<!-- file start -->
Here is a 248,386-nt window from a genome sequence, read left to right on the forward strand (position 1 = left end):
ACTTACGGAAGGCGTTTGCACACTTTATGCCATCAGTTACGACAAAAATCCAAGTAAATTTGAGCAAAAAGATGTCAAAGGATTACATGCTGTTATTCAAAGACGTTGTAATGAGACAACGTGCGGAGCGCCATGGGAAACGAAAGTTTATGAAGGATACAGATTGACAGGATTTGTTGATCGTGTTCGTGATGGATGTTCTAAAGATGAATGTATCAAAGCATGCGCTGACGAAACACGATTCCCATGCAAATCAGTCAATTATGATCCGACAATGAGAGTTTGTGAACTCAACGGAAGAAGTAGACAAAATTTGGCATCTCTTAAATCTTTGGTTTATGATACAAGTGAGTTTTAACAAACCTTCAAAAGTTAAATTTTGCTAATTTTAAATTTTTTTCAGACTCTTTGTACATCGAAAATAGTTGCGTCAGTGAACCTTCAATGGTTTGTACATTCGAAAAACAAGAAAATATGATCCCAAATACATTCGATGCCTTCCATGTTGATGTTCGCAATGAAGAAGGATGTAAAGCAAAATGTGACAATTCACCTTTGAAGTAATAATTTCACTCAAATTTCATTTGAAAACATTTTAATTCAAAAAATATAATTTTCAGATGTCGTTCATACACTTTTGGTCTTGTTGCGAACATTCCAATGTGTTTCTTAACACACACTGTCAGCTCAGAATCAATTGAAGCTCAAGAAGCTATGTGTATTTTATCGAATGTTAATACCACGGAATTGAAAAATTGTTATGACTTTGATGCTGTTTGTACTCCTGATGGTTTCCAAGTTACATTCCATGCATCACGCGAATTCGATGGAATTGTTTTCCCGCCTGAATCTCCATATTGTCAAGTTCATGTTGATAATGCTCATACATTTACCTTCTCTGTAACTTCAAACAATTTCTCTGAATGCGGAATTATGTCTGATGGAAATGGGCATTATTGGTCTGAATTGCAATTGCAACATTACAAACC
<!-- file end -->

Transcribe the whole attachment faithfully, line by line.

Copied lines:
Here is a 248,386-nt window from a genome sequence, read left to right on the forward strand (position 1 = left end):
ACTTACGGAAGGCGTTTGCACACTTTATGCCATCAGTTACGACAAAAATCCAAGTAAATTTGAGCAAAAAGATGTCAAAGGATTACATGCTGTTATTCAAAGACGTTGTAATGAGACAACGTGCGGAGCGCCATGGGAAACGAAAGTTTATGAAGGATACAGATTGACAGGATTTGTTGATCGTGTTCGTGATGGATGTTCTAAAGATGAATGTATCAAAGCATGCGCTGACGAAACACGATTCCCATGCAAATCAGTCAATTATGATCCGACAATGAGAGTTTGTGAACTCAACGGAAGAAGTAGACAAAATTTGGCATCTCTTAAATCTTTGGTTTATGATACAAGTGAGTTTTAACAAACCTTCAAAAGTTAAATTTTGCTAATTTTAAATTTTTTTCAGACTCTTTGTACATCGAAAATAGTTGCGTCAGTGAACCTTCAATGGTTTGTACATTCGAAAAACAAGAAAATATGATCCCAAATACATTCGATGCCTTCCATGTTGATGTTCGCAATGAAGAAGGATGTAAAGCAAAATGTGACAATTCACCTTTGAAGTAATAATTTCACTCAAATTTCATTTGAAAACATTTTAATTCAAAAAATATAATTTTCAGATGTCGTTCATACACTTTTGGTCTTGTTGCGAACATTCCAATGTGTTTCTTAACACACACTGTCAGCTCAGAATCAATTGAAGCTCAAGAAGCTATGTGTATTTTATCGAATGTTAATACCACGGAATTGAAAAATTGTTATGACTTTGATGCTGTTTGTACTCCTGATGGTTTCCAAGTTACATTCCATGCATCACGCGAATTCGATGGAATTGTTTTCCCGCCTGAATCTCCATATTGTCAAGTTCATGTTGATAATGCTCATACATTTACCTTCTCTGTAACTTCAAACAATTTCTCTGAATGCGGAATTATGTCTGATGGAAATGGGCATTATTGGTCTGAATTGCAATTGCAACATTACAAACC